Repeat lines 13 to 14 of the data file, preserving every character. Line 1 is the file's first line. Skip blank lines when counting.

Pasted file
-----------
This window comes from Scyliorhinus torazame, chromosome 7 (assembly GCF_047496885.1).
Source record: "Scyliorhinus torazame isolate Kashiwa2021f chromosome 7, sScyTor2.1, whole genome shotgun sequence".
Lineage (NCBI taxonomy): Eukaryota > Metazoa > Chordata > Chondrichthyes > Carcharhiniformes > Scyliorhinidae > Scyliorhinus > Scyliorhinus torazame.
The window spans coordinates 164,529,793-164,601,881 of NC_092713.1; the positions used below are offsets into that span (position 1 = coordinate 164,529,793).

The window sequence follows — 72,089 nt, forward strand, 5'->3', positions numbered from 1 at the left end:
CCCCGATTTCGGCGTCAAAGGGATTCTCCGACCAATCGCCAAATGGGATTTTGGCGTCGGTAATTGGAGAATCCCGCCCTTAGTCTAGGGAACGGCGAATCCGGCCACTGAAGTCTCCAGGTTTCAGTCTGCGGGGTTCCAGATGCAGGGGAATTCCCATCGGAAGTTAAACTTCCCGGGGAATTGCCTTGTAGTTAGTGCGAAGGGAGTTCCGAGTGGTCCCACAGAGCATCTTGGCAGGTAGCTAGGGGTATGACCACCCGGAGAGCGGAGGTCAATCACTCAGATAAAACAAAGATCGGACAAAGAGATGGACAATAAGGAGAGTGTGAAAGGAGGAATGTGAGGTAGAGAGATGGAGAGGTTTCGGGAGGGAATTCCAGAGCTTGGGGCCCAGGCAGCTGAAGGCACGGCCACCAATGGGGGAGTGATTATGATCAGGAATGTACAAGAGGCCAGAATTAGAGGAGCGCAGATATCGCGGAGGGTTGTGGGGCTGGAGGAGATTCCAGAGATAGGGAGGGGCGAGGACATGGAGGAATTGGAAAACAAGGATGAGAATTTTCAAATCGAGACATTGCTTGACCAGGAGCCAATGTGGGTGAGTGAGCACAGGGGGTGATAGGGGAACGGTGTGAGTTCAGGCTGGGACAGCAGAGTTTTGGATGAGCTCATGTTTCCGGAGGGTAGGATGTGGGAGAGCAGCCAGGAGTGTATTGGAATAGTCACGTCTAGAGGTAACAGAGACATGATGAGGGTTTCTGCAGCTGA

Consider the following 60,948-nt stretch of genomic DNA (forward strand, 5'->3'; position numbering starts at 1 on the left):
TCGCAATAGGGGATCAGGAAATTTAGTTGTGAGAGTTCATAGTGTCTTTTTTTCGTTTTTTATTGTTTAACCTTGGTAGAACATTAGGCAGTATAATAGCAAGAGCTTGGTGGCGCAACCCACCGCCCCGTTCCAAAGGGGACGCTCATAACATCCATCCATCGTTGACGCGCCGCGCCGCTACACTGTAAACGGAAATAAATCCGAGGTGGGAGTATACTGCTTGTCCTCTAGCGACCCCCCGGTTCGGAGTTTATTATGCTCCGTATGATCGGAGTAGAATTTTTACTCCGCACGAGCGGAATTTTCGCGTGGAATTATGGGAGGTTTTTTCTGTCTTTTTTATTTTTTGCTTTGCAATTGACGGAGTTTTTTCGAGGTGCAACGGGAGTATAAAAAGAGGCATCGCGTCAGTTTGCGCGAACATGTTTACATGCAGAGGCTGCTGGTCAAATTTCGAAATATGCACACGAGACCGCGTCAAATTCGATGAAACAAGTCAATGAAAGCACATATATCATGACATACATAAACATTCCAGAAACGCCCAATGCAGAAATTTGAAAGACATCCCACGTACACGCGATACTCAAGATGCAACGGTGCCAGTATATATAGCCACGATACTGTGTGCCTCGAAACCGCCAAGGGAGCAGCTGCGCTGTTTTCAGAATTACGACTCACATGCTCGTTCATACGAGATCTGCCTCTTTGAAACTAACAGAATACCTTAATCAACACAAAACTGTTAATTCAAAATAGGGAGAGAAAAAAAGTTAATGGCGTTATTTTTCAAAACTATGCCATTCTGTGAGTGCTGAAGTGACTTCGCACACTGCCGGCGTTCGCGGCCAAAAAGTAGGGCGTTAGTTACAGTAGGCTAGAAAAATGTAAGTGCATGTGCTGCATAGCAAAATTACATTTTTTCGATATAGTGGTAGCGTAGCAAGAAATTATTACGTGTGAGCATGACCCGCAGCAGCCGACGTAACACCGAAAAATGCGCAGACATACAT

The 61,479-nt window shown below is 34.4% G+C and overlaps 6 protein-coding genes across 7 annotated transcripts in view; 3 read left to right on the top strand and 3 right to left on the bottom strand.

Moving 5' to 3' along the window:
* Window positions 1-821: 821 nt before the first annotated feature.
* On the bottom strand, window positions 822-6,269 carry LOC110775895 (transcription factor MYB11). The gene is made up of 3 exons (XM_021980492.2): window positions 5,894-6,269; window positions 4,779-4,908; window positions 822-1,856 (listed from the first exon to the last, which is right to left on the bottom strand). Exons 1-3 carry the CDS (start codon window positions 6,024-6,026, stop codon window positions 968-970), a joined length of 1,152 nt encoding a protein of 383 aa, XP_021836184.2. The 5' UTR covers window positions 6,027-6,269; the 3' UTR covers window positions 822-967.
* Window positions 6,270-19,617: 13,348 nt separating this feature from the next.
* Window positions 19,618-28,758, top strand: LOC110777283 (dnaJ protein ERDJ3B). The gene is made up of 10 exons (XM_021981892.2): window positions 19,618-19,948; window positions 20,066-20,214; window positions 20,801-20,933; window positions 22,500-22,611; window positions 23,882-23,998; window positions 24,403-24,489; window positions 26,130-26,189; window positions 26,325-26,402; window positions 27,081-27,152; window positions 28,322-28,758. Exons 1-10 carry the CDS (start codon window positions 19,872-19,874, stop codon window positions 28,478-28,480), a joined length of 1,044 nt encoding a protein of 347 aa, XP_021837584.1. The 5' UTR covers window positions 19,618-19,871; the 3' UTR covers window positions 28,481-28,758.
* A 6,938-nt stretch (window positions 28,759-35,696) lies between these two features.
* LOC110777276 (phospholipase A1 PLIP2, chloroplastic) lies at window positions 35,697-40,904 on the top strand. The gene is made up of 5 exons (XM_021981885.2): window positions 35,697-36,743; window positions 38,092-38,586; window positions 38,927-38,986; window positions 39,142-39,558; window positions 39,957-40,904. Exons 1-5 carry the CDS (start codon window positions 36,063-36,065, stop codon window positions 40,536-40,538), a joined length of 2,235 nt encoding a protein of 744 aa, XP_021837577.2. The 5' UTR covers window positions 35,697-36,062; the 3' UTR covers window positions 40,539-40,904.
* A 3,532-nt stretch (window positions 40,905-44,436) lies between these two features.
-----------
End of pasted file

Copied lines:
* Window positions 6,270-19,617: 13,348 nt separating this feature from the next.
* Window positions 19,618-28,758, top strand: LOC110777283 (dnaJ protein ERDJ3B). The gene is made up of 10 exons (XM_021981892.2): window positions 19,618-19,948; window positions 20,066-20,214; window positions 20,801-20,933; window positions 22,500-22,611; window positions 23,882-23,998; window positions 24,403-24,489; window positions 26,130-26,189; window positions 26,325-26,402; window positions 27,081-27,152; window positions 28,322-28,758. Exons 1-10 carry the CDS (start codon window positions 19,872-19,874, stop codon window positions 28,478-28,480), a joined length of 1,044 nt encoding a protein of 347 aa, XP_021837584.1. The 5' UTR covers window positions 19,618-19,871; the 3' UTR covers window positions 28,481-28,758.